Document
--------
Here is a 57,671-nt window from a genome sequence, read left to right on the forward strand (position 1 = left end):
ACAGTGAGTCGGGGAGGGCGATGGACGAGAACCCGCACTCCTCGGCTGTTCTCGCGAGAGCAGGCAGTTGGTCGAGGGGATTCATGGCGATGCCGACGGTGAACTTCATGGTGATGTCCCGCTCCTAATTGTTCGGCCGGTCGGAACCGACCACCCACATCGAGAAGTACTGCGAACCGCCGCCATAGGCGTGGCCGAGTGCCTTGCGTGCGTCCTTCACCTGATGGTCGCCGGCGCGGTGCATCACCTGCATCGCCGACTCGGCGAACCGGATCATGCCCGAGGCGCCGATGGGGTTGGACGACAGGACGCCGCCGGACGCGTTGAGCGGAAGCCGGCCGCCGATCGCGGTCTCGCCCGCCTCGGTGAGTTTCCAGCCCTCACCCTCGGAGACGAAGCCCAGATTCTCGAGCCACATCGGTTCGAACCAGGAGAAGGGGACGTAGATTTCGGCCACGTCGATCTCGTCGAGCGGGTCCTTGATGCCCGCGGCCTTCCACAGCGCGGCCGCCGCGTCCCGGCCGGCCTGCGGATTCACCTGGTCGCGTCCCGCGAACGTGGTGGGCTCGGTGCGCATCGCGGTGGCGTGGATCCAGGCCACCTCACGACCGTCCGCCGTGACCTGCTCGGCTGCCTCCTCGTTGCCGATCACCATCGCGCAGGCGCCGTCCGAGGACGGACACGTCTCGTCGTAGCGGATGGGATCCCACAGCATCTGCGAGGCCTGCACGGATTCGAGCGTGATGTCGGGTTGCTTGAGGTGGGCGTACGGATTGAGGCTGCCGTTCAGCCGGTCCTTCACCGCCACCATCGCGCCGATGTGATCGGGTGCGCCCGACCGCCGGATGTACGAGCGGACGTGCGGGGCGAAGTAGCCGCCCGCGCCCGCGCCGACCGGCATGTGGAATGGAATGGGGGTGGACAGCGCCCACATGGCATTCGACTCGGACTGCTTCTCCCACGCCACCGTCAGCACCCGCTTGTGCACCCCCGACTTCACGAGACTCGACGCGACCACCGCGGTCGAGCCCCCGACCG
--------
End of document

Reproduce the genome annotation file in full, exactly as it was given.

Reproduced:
Here is a 57,671-nt window from a genome sequence, read left to right on the forward strand (position 1 = left end):
ACAGTGAGTCGGGGAGGGCGATGGACGAGAACCCGCACTCCTCGGCTGTTCTCGCGAGAGCAGGCAGTTGGTCGAGGGGATTCATGGCGATGCCGACGGTGAACTTCATGGTGATGTCCCGCTCCTAATTGTTCGGCCGGTCGGAACCGACCACCCACATCGAGAAGTACTGCGAACCGCCGCCATAGGCGTGGCCGAGTGCCTTGCGTGCGTCCTTCACCTGATGGTCGCCGGCGCGGTGCATCACCTGCATCGCCGACTCGGCGAACCGGATCATGCCCGAGGCGCCGATGGGGTTGGACGACAGGACGCCGCCGGACGCGTTGAGCGGAAGCCGGCCGCCGATCGCGGTCTCGCCCGCCTCGGTGAGTTTCCAGCCCTCACCCTCGGAGACGAAGCCCAGATTCTCGAGCCACATCGGTTCGAACCAGGAGAAGGGGACGTAGATTTCGGCCACGTCGATCTCGTCGAGCGGGTCCTTGATGCCCGCGGCCTTCCACAGCGCGGCCGCCGCGTCCCGGCCGGCCTGCGGATTCACCTGGTCGCGTCCCGCGAACGTGGTGGGCTCGGTGCGCATCGCGGTGGCGTGGATCCAGGCCACCTCACGACCGTCCGCCGTGACCTGCTCGGCTGCCTCCTCGTTGCCGATCACCATCGCGCAGGCGCCGTCCGAGGACGGACACGTCTCGTCGTAGCGGATGGGATCCCACAGCATCTGCGAGGCCTGCACGGATTCGAGCGTGATGTCGGGTTGCTTGAGGTGGGCGTACGGATTGAGGCTGCCGTTCAGCCGGTCCTTCACCGCCACCATCGCGCCGATGTGATCGGGTGCGCCCGACCGCCGGATGTACGAGCGGACGTGCGGGGCGAAGTAGCCGCCCGCGCCCGCGCCGACCGGCATGTGGAATGGAATGGGGGTGGACAGCGCCCACATGGCATTCGACTCGGACTGCTTCTCCCACGCCACCGTCAGCACCCGCTTGTGCACCCCCGACTTCACGAGACTCGACGCGACCACCGCGGTCGAGCCCCCGACCG